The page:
It's not illegal to trim horses feet however one can be prosecuted if one causes harm to a horse by doing a horrible job or over trimming making it badly or repeatedly lame .
I wonder mrsl if the prosecution you are thinking of was strasser who had her own extreme style that often lamed horses..she was indeed found guilty if I remember correctly.
I was taught by farrier initially then a barefoot trimmer to look after my horses feet and I have dkne so for about 9 years now. Professional trimmer comes to check them now and again and had them checked by a master farrier who did not know who did their feet and all was in order. Vet also thinks feet good.
So its possible to do it but the skill and the " eye " to get a good foot and learn just what and how much to remove takes quite a few trims to get a grip of.
If the farrier is suggesting it (s) he must think you have what it takes.... so if you think you can do it then do it under supervision for a few visits and see how you feel.... even after you can always call farrier back for advice anytime.
Doing it yourself means you can do little and often which also means pone will be habituated sooner !
Imo her having feet too long will potentiallycause her more harm than supervised careful trimming by r
responsible owner...and the fact you are asking thecquestion shows you are. Not like the numpty bloke that arrived my yard one day, saw me trimming and said he had a file in his garage he could do dd pones feet with !!!!! I tried my best to disuade him.
Thanks tazzle. Hopefully this way she'll see nothing terrible is going to happen when her feet are trimmed (she trusts me) and will eventually feel comfortable enough to let the actual farrier do it (this has worked so far with 'getting her used to things' she's just so scared bless her, but she needs to get used to other people (especially me)
Aw bless her...why is she so scared ?
My dear pone was a rescue that trusted no one least of all with her feet... and I know how much work on my part it took to get her trust.
Even if you can only get a few strokes of the rasp each day to increase her tolerance every little helps. So too will walking out on roads if that is possible... every little helps lol.
As to other peoples comments about you trimming. .. well if you are being supervised by farrier then no issues... and isn't it far better than all the possible issuesfof overgrown feet... cracks, stretched white line, flares, bits of hoof flaking off, long heels / toes putting feet out of balance and putting stress on tendons etc.... not to mention frog problems !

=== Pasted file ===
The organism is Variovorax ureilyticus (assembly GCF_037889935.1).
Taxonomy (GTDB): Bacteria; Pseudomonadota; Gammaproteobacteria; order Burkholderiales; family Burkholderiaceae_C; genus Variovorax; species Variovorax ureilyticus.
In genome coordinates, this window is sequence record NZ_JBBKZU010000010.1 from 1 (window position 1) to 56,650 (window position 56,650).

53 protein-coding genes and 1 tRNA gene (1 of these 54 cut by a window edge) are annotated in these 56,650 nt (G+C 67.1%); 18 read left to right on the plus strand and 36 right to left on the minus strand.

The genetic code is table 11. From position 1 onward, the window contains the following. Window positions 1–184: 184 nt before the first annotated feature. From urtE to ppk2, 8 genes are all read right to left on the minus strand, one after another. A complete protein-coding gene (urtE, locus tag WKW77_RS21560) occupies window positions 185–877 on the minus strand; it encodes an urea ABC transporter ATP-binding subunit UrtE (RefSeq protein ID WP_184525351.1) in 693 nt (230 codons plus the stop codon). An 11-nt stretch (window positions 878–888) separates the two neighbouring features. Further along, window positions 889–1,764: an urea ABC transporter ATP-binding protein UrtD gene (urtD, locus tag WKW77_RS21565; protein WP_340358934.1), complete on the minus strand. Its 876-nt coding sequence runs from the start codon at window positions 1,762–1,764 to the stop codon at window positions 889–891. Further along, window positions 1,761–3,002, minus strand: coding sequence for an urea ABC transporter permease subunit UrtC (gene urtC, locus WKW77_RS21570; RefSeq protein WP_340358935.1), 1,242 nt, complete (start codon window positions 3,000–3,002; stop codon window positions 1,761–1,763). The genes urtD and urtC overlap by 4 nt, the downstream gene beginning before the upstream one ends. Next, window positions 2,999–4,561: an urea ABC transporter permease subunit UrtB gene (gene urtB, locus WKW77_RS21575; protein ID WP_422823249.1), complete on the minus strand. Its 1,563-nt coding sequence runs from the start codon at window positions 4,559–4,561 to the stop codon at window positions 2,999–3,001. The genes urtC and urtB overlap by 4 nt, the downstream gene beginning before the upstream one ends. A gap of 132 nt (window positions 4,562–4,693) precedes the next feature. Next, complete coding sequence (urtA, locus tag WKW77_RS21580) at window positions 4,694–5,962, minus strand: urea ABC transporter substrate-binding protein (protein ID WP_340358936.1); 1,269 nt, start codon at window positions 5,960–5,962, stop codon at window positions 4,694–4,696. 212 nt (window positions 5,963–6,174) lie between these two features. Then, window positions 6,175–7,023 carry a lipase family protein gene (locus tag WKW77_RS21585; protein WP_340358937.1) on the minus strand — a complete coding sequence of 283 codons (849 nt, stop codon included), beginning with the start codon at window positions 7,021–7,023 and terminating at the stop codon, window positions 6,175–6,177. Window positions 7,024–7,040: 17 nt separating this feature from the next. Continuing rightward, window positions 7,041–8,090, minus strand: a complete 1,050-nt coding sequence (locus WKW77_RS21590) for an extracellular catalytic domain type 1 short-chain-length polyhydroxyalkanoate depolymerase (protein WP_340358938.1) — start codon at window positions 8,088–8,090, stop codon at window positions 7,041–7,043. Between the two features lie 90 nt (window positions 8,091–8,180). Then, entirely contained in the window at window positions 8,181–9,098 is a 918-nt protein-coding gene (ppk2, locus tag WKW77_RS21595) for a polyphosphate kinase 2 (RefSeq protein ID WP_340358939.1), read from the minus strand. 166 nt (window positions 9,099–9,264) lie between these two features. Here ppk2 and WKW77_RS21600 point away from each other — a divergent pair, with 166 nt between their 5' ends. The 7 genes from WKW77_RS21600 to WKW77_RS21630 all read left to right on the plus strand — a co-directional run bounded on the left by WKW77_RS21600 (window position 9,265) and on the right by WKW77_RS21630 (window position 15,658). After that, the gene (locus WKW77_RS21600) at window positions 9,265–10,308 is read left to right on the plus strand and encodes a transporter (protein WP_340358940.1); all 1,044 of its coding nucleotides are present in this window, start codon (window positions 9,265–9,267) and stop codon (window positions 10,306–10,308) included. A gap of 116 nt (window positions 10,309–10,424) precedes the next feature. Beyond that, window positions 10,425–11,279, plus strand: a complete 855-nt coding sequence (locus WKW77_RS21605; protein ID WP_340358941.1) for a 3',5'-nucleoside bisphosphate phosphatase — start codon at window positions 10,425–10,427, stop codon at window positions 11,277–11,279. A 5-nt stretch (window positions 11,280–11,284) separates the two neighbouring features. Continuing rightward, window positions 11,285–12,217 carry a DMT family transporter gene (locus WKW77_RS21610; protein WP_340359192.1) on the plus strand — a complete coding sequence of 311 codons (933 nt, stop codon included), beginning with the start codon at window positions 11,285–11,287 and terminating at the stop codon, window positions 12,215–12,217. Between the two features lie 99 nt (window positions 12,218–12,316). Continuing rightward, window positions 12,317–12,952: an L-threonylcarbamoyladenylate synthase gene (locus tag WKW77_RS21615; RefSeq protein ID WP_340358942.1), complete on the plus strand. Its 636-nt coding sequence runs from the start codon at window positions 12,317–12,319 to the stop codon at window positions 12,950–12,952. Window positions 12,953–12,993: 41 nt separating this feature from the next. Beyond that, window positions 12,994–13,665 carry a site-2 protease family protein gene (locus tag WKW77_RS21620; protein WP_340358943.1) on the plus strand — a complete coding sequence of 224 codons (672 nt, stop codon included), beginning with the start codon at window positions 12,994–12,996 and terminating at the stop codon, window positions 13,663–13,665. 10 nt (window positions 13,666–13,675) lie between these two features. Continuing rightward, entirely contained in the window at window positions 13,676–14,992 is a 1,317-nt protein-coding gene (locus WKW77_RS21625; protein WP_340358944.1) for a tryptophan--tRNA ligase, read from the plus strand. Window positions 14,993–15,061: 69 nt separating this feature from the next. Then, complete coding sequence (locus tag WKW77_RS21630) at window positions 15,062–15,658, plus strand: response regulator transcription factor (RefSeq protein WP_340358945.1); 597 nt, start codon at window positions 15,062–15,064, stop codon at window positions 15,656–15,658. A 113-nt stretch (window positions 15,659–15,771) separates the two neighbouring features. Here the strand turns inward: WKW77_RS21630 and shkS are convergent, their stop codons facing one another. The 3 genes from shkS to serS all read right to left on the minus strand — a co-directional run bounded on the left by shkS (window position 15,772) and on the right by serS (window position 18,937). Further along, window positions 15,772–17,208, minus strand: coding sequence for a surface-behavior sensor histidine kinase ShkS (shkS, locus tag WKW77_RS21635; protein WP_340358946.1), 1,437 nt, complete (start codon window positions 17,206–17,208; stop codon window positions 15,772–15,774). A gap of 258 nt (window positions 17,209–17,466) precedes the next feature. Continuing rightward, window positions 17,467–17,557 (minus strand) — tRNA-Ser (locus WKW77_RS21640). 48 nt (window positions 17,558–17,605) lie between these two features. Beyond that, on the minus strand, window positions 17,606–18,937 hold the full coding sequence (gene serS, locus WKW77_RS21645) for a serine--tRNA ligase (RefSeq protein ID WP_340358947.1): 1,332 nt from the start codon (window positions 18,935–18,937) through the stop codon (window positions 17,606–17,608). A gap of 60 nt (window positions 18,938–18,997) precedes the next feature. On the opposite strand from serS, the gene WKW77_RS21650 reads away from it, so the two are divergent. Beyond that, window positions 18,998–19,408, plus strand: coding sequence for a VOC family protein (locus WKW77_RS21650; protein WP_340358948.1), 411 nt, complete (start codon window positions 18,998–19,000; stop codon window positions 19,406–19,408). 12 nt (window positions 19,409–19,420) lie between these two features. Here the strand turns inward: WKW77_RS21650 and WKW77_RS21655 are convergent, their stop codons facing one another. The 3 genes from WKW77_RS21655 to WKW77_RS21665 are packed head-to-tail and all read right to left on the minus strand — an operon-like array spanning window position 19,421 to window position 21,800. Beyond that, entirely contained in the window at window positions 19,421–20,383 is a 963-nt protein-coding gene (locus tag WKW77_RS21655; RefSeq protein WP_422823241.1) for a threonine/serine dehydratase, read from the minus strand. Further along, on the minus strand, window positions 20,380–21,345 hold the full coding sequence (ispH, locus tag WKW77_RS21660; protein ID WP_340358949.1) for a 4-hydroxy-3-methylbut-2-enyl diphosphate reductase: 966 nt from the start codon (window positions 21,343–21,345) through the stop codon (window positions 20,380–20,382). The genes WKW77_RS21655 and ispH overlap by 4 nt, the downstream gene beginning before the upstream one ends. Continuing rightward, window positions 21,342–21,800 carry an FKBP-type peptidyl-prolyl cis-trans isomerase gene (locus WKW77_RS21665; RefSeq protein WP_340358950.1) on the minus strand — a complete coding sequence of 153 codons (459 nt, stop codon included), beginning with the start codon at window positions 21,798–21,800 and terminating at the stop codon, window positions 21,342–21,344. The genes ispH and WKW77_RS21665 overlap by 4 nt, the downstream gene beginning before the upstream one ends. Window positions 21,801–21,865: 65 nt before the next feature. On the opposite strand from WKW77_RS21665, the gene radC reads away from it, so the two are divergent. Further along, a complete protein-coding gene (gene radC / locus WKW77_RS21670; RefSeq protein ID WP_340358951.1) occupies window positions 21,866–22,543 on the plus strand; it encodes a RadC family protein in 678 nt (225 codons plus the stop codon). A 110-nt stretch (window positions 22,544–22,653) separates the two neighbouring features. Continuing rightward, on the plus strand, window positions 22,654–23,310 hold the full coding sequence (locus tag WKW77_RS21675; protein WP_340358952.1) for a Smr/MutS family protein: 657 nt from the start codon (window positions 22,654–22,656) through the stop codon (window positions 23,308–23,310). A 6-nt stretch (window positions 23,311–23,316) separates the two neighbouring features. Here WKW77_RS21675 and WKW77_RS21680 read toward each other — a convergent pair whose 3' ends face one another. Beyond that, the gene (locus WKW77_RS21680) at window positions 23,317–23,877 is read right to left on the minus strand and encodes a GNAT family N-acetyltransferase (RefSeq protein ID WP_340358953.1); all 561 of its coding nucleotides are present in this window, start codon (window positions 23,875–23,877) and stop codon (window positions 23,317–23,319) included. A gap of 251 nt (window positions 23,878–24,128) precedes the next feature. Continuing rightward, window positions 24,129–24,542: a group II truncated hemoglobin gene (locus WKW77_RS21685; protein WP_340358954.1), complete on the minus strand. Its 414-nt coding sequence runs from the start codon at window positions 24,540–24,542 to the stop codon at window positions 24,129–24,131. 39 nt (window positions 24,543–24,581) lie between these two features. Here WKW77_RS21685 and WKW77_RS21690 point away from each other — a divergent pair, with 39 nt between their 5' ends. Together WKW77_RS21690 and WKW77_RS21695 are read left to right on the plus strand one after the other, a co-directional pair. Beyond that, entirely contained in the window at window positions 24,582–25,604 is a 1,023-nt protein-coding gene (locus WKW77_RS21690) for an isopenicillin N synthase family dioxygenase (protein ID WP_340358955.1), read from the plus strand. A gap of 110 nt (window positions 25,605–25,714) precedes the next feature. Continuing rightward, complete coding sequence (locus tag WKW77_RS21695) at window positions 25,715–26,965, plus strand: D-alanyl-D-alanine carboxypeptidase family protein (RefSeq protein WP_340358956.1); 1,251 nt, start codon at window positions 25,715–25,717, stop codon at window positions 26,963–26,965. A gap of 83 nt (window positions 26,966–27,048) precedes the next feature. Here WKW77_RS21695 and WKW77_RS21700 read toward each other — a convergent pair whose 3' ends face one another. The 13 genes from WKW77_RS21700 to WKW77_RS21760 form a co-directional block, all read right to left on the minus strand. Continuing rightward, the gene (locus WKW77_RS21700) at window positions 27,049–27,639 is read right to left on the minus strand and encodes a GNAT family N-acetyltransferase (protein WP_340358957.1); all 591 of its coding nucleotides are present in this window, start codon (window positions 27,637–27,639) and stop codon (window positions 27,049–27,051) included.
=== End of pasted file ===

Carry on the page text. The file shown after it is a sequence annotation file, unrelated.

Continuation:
I still get the odd comment from a neighbour despite mine never having a problem but her having repeated ones.!
Sorry, I was using the word corn when I should've said sole. My only excuse is that my kids turn my brain to shit.
For a visual guide, I used to take photos of front, side and sole after the trimmer had been and keep them in my phone. It's also a good idea to use a tape measure because a white hoof will give an optical illusion! Surprisingly so!
My trimmer worked with hiltrud strasser and took some of her stuff but obv not all! He said she was brilliant minded, but rude, obstinate and hopeless with people. Clearly an excellent horsewoman and vet!
Haha our vets a bit like that dolomite. Excellent with horses.... not so good with people.
Hopefully this plan works, if not I shall have to think of a plan b.
She's come off the hills fairly recently, and went staight to a dealer from there who I think probably didn't treat her particularly kindly. When I bought her she had a large sarcoid which has ulcerated & was bleeding so I had to have the vet out within 24 hours, plus worming & teeth & jabs all before shed ever been handled which wasn't ideal but hey ho. She's so much better than she was, but still lacks trust in anyone that isn't me.
Sound like she has a good and considerate home with you.... wishing you both a all the very best.
Join the discussion
Registering is free, easy, and means you can join in the discussion, get discounts, win prizes and lots more.Register now
Already registered with Mumsnet? Log in to leave your comment or alternatively, sign in with Facebook or Google.
Please login first.